Yakutia, Russia, in Southern Siberia
Visiting Yakutia, home of the coldest city on Earth in Russia’s far north
By Matteo Preabianca
Yakutia or, as natives call it, the Sakha Republic. It is the largest federal republic in Russia. There was some upheaval in favor of independence, but it is a region rich in mineral resources. Say no more.
In 1992, after the fall of the Soviet Union, Yakutia was recognized in Moscow as the Sakha (Yakutia) Republic under the jurisdiction of the Russian Federation.
Yakutia is historically part of Russian Siberia, but since the formation of the Far Eastern Federal District in 2000, it is administratively part of the Russian Far East.
Flying to Yakutia
I flew from Khabarovsk, a city along the Amur river almost opposite China, to the capital city of Yakutsk.
Two and half hours later, where in the last part of the journey I already could see the difference between one of the coldest cities in the planet during wintertime (I was there during summer, and it was quite hot) and the Southern Siberian cities.
Urban centers are very rare here and nature takes advantage of that. Even here, there is a vast river, the Lenina.
Natives and Russians
The percentage of ethnic Russians here in Yakutia is about 54%, so it is normal to bump into native Yakuts on a daily basis. From my hotel room, I can see exactly where the city ends and where the Tundra(?) starts.
Just a few kilometers afterward. Besides the usual Lenin Square with the statue of the Leader and the small historical center with its wooden houses, the city does not offer that much.
But I am here to visit three places: two museums and a laboratory.
Three worthwhile museums in Yakutsk
The Museum of Khomus, the first place I visited, is a big tribute to this tiny instrument called the khomus.
This instrument is not longer than five centimeters and it is played by placing it between the teeth and lips. It makes a low metallic sound.
I don’t know why Yakuts emphasize that this instrument is their national instrument because I remember something similar in Sicily, Italy. Locals usually play it combining some animal sounds, above all wolves and horses. Nonetheless, the museum is very interesting
There are thousands of khomus in different shapes, colors and materials. At the entrance, a big khomus welcomes me with a sentence in English:
Khomus is a great musical instrument. The violin seems to be the great instrument too, but it can only make one sound. But the khomus is able to reproduce a human speech.
In the last room, there are similar instruments from all over the world. Including my country. I was right. Every year there is a competition where Yakut musicians compete with foreign ones. The employee encouraged me to try to play it. I placed it in my mouth. I could only produce a weak sound, but it was better than nothing.
The museum director, happy to have a foreign visitor, tells me to wait for a few minutes. He comes back with a khomus in his mouth. He gives me a ten-minute performance. It was a true privilege to listen to.
The Mammoth Museum in Yukutia
The second museum is the Mammoth Museum. The Sakha Republic is one of the few places which mammoths seem to like a lot. Scientists keep finding some of their bones every now and then.
Recently they even found an almost intact body with some blood inside.
Korean and Russian scientists are working together in a very ambitious experiment: bringing back mammoth to life. Anyway, in this museum, one can admire a complete mammoth skeleton. The rest of the museum is full of archeologic findings such as bones, fragments but not that much in the way of English-language explanation.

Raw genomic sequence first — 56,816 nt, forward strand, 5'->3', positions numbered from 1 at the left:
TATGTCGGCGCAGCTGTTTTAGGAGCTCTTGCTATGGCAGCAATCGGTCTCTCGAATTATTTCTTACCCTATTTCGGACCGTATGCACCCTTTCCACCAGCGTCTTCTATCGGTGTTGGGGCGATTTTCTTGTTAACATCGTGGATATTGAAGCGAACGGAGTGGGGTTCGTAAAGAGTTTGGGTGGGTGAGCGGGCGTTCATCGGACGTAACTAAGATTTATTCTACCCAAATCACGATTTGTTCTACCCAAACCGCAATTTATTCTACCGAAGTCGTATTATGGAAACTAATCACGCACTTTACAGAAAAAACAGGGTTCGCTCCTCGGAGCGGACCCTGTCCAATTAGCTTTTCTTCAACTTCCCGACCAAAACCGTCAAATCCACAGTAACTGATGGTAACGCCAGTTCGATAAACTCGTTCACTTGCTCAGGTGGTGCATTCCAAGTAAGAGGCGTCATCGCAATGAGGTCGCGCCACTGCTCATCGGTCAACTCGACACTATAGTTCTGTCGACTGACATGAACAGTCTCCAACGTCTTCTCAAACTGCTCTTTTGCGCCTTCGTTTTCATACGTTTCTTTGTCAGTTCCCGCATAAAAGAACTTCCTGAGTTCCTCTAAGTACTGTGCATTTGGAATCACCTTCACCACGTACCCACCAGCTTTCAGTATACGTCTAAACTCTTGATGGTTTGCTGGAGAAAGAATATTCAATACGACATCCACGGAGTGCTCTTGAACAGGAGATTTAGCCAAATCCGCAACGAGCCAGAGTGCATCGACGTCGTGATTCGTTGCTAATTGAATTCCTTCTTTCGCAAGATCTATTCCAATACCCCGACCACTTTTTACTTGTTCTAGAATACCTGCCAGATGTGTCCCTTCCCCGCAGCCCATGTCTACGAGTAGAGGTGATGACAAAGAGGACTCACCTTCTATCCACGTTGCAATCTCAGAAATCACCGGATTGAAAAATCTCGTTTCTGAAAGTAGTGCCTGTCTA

A very cold lab
However, the highlight of my trip is the Underground Laboratory of Cryogenics. There are not many labs like this for a simple reason: it needs to be in a freezing place and one which is not too remote. And Yakutsk is one such suitable place. Cryogenics is the study of the reactions of certain materials at extremely low temperatures.
I arranged an appointment with a university professor to visit it. We started to go downstairs to the lab.
In spite of the high temperature outside, I had to wear a polar jacket. The temperature started to get chilly already. In the first room, there was the femur of a mammoth.
The professor suggested that I hug it, like a baby in order to feel how heavy and long it is. The more we descended the stairs to enter the following room, the lower the temperature got. I saw ice in beautiful shapes all around me.
A thermometer warned that the temperature is -9 degree Celsius. This is the perfect temperature for permafrost. Indeed there is permanent ice here.
The professor told me that during the winter, his colleagues and he are very happy to work here because it is not minus 50 like outside.
During the visit, I saw several different machines for studying specimens and preserving some fossils.
Pollinating in the Corner
In a small corner, there is a bee that was attempting to pollinate a flower. It failed because it froze to death in front of me. Before leaving the lab, the Professor asked me if I would like to pose for a picture. “Sure!” I replied.
But his favorite background is a Christmas tree. “It is always there because it is always Christmas here,” says the professor, while he snapped the photo.
Much more to see
I had been there for only three days but, if you have time, there are plenty of museums and sites to visit, including Yakut music venues.
During my trip, there were almost no nights of darkness, only one hour from 1 am to 2 am. That gave me the opportunity to stroll around the city, seeing how lively, but quiet, it is at night.
Matteo Preabianca has been traveling for more than 10 years living in several countries, including Italy, UK, Switzerland, Russia, India, USA, Australia, Mali, Mexico, and now, China, where he works as a University Lecturer.